Notice the first part of v. 15, “Now I urge you, brethren (you know the household of Stephanas, that they were the first fruits of Achaia…” Achaia is a reference to the Peloponnesian peninsula, which is the lower part of ancient Greece. You may remember that Paul had that vision from a man in Macedonia pleading with him to come into that part of the world.
Well, from there, he went into northern Greece and then on into southern Greece, where Athens was located, but also Corinth. Paul is saying here that Stephanas was the first convert in this region known as Achaia. Now, this means that Stephanas was probably originally from Athens because that is where Paul went first, and Acts 17 tells us that after he preached that great sermon on Mars Hill there in Athens, there were some who believed. He even tells us the names of some of them.
And if Stephanas was the first fruit, that means he was the first Christian convert in Achaia. That means he would have to have been in Athens when Paul got there. At any rate, he is now in Corinth, and we are told in chp. 1 of this letter that Stephanas was one of the few individuals that Paul had personally baptized.
He must have been special to Paul for being the “first fruits” of this entire region, but the main thing we need to see here is that he was only the first of many more to come. We already know what the “first fruits” is all about… (expound) Although Stephanas was the first one to be saved in Achaia, many more would quickly follow, including that of his entire household, which would have included not only his family, but his servants as well.
The believers to which Paul is now writing in Corinth are also part of that harvest that would follow in like kind with the first-fruit. This should be a reminder to us of the importance of evangelism in the life of the church. That is to be our “heart-beat.” Everything we do should be in an effort to reach the lost with the gospel of Jesus Christ. We see that Paul is reminiscing and is thanking God for this one who was the first to come to Christ in Achaia. But there is something else Paul is thankful for in regard to Stephanas. Secondly we see:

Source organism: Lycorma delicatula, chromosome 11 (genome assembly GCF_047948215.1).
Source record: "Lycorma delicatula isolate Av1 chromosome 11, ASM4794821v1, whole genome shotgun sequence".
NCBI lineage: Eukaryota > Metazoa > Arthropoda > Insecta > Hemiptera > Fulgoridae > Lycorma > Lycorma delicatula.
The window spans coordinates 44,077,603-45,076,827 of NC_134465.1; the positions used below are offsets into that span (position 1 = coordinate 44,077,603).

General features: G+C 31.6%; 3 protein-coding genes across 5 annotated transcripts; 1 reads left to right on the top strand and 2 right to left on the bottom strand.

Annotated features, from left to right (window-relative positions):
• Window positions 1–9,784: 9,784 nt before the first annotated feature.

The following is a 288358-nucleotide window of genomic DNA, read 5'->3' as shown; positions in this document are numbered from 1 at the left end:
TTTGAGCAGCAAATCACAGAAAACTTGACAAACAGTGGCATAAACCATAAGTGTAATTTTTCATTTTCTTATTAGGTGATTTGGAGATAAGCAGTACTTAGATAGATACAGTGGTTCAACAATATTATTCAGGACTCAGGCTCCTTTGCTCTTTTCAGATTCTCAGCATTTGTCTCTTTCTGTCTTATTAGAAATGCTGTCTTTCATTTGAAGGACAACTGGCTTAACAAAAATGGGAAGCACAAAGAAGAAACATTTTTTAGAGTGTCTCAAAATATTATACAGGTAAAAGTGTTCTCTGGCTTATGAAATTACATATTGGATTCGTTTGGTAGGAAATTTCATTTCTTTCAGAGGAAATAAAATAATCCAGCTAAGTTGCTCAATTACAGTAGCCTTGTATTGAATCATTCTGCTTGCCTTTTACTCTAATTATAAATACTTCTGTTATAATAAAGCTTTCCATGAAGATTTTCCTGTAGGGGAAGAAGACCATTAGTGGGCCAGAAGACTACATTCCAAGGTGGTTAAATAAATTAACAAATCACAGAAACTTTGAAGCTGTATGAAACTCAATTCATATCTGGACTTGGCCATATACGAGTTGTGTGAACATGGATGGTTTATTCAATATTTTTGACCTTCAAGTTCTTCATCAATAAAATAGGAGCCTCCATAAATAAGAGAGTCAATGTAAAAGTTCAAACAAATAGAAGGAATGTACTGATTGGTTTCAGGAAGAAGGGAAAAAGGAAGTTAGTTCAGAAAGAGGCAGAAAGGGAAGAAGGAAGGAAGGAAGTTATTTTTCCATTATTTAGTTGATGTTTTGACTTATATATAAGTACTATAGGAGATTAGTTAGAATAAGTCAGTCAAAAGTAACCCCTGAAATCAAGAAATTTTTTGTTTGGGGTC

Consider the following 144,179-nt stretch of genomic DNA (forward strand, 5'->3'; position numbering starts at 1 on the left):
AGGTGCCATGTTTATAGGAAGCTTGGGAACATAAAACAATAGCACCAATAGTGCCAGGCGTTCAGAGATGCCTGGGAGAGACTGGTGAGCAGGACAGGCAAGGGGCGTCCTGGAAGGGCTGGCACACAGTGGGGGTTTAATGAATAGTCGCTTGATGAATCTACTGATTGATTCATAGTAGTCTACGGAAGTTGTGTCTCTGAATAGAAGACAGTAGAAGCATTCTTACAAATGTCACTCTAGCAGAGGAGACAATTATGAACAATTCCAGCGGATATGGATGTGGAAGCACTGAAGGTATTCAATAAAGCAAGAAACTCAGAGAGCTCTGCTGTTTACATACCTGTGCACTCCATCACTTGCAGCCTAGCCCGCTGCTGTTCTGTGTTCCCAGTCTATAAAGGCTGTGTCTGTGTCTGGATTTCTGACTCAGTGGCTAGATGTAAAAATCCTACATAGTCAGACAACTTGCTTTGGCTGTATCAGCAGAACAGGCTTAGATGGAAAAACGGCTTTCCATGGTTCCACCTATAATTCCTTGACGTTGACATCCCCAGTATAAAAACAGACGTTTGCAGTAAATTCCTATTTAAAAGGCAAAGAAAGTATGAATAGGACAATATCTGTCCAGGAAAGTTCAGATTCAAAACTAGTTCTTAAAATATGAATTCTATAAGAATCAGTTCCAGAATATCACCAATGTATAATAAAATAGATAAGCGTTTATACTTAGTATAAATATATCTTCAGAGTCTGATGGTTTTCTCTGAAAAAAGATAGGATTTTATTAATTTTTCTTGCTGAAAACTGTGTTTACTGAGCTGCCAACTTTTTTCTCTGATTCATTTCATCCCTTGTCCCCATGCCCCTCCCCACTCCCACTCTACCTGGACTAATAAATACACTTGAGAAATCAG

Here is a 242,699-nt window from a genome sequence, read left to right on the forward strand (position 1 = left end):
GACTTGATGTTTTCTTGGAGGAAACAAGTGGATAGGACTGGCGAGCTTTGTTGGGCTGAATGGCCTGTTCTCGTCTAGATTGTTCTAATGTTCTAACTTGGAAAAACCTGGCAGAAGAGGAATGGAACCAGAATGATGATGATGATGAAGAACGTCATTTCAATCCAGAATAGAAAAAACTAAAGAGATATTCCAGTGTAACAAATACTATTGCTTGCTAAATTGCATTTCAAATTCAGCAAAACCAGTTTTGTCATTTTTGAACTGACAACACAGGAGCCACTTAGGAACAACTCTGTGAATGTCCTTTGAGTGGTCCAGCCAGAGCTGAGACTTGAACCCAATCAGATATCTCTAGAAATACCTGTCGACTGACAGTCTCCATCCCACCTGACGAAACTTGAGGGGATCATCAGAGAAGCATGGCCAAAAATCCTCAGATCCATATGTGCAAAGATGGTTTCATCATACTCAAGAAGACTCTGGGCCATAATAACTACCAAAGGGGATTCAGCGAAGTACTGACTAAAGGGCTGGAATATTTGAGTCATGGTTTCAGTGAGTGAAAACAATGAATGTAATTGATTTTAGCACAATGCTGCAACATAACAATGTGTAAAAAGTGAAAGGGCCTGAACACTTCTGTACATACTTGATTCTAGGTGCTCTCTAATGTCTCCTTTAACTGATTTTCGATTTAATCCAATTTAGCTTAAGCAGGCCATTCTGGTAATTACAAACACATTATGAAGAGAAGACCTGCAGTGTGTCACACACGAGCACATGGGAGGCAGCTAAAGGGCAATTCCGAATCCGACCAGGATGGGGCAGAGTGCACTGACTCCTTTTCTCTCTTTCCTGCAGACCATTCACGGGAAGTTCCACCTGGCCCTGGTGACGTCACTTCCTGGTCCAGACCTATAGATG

- The Fervency of (His) Service (v. 15b)
Notice the last half of v. 15, “…and that they have devoted themselves for ministry to the saints)…” Now, there is a very interesting word that tells us that Stephanas had a problem – he was an addict. The word for “devoted” there is a word that can mean “addicted.” Get this: Stephanas (and the others) were addicted to ministry! (I can relate to that!) He was literally addicted to serving the needs of the saints. He was hooked on hospitality. He was in bondage to the beloved.
And listen, that is as it should be! Every single one of us who names the name of Christ should be addicted to ministry in the body of Christ. Devoted is too mild a word. Addicted is the one we should use. Someone who is addicted to something means that it is all that is on their minds. It means that it is just the habit of their life. It means that they thrive on it. That it is the top priority for them.
You say, “How did Stephanas get this addiction?” Well, he got it because he first got “hooked on the Lord Jesus Christ” and when he did that, this just kind of came naturally. You see, my friend, when you get hooked on Jesus, you’re going to get hooked on serving those whom He loves. You’re going to naturally become “devoted” to serving the saints. That should just be second-nature for us.